By Marina Johnson
The Jabless – a selected short Dominican folk story from author, Marina James
La Diablesse (pronounced La Jabless) is a very strange legendary being – so they say!
One moonlight evening, my uncle decided to take his horse to go for a ride to his friends in the neighbouring village. Most villages were at least five or eight miles away, so he set out at ti buenage, meaning ‘twilight.’ They never had clocks in the house. At dawn it would either be first cock crow or second cock crow. Twilight would be ‘ti buenage,’ night would be ‘nueces.’ Midday would be called ‘ganju.’ Ganju is easy – the log planted in front of the house loses its shadow, so one would be quite satisfied that it was twelve/midday.
One never sees a jabless in ganju. It was always in neuces and if it so, happened that the full moon came out whilst she was frolicking in the darkness, she would get tired out and ‘tied up.’ ‘Tied up’ meant that she would lose her way in the moonlight. Being a persona non-gracia she could operate her cunning only in darkness, otherwise she would surely be stranded. Now that you have an idea of what a jabless is, I will proceed with my story.
So this uncle of mine on his horse rides to Trois Piton Village and has a great time with his friends. They sat on the bridge, recalled jokes and filled the air with resounding laughter. The laughter merged with the sounds of the babbling brook until the clouds started gently surging to the west. When the rest of the moon was glimpse, it was time to take the journey back home to Cashimouna. All the friends dispersed and the trot, trot of the horse’s hooves were the only deliberate sounds to his ears. In normal circumstances, fireflies and crickets, the mantis and hooting owls would orchestrate their harmony, but something was amiss. The powers of darkness had frightened them all away.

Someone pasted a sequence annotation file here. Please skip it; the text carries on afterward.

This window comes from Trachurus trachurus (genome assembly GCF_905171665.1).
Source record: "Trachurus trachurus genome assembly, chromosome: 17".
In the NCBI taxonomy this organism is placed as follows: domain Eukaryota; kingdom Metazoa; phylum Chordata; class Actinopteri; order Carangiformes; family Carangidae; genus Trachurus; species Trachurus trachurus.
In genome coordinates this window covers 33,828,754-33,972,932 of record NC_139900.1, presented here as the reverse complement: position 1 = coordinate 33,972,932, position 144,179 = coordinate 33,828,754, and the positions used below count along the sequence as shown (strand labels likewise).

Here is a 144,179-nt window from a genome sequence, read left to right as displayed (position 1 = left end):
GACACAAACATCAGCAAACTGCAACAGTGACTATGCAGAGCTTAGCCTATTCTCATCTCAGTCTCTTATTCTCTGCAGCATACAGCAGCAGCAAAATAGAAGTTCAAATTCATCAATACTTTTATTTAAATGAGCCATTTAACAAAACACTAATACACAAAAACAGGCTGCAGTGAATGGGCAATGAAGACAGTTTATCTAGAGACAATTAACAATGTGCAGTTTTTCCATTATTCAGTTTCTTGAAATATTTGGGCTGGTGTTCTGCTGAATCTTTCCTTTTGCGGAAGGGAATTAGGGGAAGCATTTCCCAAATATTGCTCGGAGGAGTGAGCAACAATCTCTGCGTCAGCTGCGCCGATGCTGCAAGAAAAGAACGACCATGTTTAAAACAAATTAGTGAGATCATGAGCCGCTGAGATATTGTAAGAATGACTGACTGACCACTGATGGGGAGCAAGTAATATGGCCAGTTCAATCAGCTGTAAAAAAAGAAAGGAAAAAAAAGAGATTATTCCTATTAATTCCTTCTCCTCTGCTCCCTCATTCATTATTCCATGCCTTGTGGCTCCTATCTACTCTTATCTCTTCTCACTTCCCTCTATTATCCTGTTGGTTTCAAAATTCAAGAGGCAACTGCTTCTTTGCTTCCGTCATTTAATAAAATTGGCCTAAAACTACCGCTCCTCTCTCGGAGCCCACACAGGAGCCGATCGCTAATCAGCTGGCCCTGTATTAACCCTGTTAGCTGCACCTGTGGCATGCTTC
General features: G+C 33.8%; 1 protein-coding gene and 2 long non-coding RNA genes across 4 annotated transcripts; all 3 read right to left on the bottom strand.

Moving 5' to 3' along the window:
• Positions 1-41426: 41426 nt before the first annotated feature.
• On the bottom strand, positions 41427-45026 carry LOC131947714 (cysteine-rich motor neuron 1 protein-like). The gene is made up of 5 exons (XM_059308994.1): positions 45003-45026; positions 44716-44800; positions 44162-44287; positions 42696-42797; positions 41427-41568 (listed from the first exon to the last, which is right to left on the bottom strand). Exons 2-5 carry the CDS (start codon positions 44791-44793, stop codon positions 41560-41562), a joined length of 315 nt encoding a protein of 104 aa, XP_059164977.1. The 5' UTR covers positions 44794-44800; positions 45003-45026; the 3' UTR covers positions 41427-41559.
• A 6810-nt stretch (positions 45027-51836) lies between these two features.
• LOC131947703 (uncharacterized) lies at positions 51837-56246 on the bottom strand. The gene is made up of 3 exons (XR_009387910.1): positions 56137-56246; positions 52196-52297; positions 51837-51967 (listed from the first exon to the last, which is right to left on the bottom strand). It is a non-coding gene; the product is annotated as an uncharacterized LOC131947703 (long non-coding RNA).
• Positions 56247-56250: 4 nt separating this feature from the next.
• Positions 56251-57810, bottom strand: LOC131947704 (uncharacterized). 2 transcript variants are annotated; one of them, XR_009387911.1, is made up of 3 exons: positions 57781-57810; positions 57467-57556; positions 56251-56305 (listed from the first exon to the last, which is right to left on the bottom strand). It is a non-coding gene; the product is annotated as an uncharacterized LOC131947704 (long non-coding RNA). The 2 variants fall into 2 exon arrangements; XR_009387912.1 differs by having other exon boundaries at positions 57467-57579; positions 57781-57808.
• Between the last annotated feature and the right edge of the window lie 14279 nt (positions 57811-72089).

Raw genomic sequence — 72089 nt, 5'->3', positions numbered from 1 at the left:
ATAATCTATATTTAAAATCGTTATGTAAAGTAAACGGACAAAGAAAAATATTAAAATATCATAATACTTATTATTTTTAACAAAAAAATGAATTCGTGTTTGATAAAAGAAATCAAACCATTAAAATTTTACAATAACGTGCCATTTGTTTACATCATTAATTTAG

The little Trois Piton brook becomes a river at the third bridge – for it was a winding river – a lovely lady, so beautifully dressed in national costume, sat there with her hands to her face sobbing as if her heart would come out of place.
“What’s the matter, Miss Lady?” asked my uncle in a very low and gentle voice. “Me belly a hut me and di docter, so far. I tired! I tired!” At this explanation, my uncle offered her a light on his horse. He began to lead the horse gently by its reins. Before he could reach the fourth bridge of the meandering river, a shrill voice penetrating his eardrum startled him out of his wits. He stopped the horse and checked to see to the comfort of the lovely damsel. “Sista is away you dare goin?” “Me a goin to de docta.” ‘Then you sick nah?” and to his surprise, the damsel said, “So dem say.”
This was a signal to take the lovely lady down from the horse. He lifted her down. The wind gently blew on her skirt. It lifted, and as the petticoat hovered, to his utter amazement, he saw with his own eyes that it was not a mirage created by moonbeams; it was not a calf that he lifted off the horse, but to his horror her two legs were two cow legs complete with fur and hoof.
That was a jabless and as he placed her down, she mocked him, “you lucky the moon is shining and you born with your legs come first.”